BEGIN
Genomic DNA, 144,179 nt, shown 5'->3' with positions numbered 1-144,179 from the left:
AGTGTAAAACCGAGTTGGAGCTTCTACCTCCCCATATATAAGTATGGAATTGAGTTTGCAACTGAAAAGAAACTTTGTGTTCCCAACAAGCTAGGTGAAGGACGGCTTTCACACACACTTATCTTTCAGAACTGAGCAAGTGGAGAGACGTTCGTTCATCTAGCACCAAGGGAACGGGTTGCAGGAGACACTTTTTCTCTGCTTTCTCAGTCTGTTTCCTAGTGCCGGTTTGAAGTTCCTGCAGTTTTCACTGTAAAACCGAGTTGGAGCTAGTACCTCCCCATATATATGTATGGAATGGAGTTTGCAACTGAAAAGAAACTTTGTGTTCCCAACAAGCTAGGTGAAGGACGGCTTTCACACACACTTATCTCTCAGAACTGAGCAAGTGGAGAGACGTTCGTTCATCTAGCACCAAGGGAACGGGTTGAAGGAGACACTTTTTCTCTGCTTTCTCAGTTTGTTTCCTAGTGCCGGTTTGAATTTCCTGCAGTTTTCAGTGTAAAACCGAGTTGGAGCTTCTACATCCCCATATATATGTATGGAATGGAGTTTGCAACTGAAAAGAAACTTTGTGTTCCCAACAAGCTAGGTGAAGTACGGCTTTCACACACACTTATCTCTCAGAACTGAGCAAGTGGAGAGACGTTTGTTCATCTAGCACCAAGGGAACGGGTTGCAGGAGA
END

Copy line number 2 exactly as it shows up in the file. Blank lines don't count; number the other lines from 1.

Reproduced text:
AGTGTAAAACCGAGTTGGAGCTTCTACCTCCCCATATATAAGTATGGAATTGAGTTTGCAACTGAAAAGAAACTTTGTGTTCCCAACAAGCTAGGTGAAGGACGGCTTTCACACACACTTATCTTTCAGAACTGAGCAAGTGGAGAGACGTTCGTTCATCTAGCACCAAGGGAACGGGTTGCAGGAGACACTTTTTCTCTGCTTTCTCAGTCTGTTTCCTAGTGCCGGTTTGAAGTTCCTGCAGTTTTCACTGTAAAACCGAGTTGGAGCTAGTACCTCCCCATATATATGTATGGAATGGAGTTTGCAACTGAAAAGAAACTTTGTGTTCCCAACAAGCTAGGTGAAGGACGGCTTTCACACACACTTATCTCTCAGAACTGAGCAAGTGGAGAGACGTTCGTTCATCTAGCACCAAGGGAACGGGTTGAAGGAGACACTTTTTCTCTGCTTTCTCAGTTTGTTTCCTAGTGCCGGTTTGAATTTCCTGCAGTTTTCAGTGTAAAACCGAGTTGGAGCTTCTACATCCCCATATATATGTATGGAATGGAGTTTGCAACTGAAAAGAAACTTTGTGTTCCCAACAAGCTAGGTGAAGTACGGCTTTCACACACACTTATCTCTCAGAACTGAGCAAGTGGAGAGACGTTTGTTCATCTAGCACCAAGGGAACGGGTTGCAGGAGA